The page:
Teens Become Less Active as They Enter Adulthood
Young men starting college have the most significant drop in physical activity, study shows
THURSDAY, Dec. 22, 2011 (HealthDay News) -- Young adults entering college often become much less active than they were as teenagers, a new study finds.
Researchers from McMaster University in Ontario, Canada, noted this trend continues into adulthood. They argued more should be done to prevent this drop in physical activity.
The researchers interviewed 683 Canadian teens aged 12 to 15. The teens were interviewed twice a year for 12 years until they were 24 to 27 years old.
During that time, the amount of exercise the teens did dropped 24 percent. The biggest decline, the researchers noted, was among young men who were headed to college.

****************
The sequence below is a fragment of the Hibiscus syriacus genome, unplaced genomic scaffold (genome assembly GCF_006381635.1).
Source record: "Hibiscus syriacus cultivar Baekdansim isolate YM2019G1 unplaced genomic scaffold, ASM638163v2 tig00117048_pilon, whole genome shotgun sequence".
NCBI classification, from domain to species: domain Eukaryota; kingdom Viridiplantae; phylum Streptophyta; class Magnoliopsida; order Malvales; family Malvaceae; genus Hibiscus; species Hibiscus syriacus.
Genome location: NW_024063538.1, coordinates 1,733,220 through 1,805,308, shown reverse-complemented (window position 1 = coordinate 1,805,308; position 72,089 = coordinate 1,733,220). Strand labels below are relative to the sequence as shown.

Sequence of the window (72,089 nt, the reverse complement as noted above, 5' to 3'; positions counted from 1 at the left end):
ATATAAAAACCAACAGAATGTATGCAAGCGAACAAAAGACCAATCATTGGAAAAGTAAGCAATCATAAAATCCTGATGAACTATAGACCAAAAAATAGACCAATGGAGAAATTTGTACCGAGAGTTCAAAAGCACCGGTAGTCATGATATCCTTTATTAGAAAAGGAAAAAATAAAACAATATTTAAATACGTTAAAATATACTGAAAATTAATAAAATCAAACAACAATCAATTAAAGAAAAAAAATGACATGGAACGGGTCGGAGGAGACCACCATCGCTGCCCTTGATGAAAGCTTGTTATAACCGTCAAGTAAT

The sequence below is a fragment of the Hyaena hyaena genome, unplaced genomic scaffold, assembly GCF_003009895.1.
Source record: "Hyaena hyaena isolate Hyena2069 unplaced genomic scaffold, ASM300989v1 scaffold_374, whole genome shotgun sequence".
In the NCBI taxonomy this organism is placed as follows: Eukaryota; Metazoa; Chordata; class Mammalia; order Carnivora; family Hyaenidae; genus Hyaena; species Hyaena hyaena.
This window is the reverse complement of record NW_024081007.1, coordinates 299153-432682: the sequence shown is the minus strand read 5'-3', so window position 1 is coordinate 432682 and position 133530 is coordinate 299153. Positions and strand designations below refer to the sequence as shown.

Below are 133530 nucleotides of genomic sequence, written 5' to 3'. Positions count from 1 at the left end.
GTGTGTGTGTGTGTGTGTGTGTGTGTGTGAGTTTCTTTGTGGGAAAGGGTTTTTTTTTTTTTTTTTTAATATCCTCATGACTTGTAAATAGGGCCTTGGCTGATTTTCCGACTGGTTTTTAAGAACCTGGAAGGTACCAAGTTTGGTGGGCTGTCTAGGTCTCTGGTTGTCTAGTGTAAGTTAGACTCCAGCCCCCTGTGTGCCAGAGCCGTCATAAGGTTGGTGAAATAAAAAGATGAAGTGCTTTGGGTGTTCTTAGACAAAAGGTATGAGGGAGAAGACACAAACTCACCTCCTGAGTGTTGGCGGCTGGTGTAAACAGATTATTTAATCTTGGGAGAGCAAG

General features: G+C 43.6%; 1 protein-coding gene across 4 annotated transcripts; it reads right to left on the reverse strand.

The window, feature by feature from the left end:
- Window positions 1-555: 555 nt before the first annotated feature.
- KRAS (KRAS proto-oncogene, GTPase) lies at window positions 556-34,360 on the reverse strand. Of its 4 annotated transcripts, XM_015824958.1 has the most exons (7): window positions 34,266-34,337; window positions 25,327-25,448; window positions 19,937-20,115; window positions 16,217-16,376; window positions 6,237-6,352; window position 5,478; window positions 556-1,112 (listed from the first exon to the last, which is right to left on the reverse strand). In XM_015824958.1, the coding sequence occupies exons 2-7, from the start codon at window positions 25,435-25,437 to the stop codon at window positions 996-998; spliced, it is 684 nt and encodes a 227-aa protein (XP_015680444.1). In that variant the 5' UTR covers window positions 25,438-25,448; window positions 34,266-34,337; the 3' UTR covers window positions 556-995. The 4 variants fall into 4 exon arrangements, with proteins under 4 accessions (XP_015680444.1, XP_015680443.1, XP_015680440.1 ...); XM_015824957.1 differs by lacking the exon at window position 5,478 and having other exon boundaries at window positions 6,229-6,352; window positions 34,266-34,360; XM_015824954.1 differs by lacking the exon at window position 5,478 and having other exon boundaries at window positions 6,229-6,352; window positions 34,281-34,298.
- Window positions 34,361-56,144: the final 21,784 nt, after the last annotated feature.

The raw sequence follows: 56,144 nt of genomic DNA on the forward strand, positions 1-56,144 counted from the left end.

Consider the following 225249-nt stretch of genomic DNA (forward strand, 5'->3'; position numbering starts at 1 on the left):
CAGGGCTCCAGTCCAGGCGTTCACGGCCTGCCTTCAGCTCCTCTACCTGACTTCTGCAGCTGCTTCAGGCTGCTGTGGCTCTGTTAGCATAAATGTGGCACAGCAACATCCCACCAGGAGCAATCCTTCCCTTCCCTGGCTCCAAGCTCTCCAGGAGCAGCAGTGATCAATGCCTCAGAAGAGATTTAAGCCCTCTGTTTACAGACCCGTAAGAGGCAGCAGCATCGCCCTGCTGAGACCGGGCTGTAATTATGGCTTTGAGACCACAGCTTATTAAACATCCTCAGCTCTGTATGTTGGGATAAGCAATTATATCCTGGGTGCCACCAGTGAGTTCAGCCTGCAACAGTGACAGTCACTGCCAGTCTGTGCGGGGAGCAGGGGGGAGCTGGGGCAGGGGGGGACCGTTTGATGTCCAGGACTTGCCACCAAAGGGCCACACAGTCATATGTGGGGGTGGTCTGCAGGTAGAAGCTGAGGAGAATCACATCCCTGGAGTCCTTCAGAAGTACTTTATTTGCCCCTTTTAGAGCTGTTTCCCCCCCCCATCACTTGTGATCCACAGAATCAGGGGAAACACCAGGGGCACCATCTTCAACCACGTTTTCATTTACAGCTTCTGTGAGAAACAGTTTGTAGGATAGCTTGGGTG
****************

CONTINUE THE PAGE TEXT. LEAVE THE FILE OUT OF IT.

"This is a critical period, as the changes in physical activity during the transition from late adolescence to early adulthood represents the most dramatic declines in physical activity across a person's life," said the study's principal investigator, Matthew Kwan, a postdoctoral fellow in the department of family medicine at the Michael G. DeGroote School of Medicine, in a university news release. "In particular, the transition into post-secondary is a one-time period when individuals become much less active."
The study was published Dec. 15 in the American Journal of Preventative Medicine.
The researchers pointed out that young women did not have the same significant drop in physical activity as the men. Their overall level of physical activity fell only 1.7 percent. High school girls, however, were less active than high school boys to begin with.
"It may be that girls experience the greatest declines in physical activity earlier in their adolescence," Kwan explained.
The study also showed that although other risky behaviors, such as smoking and binge drinking got worse as the teens became young adults, these behaviors declined with age and maturity.
The U.S. Centers of Disease Control and Prevention provides information on the exercise needs of children and adults.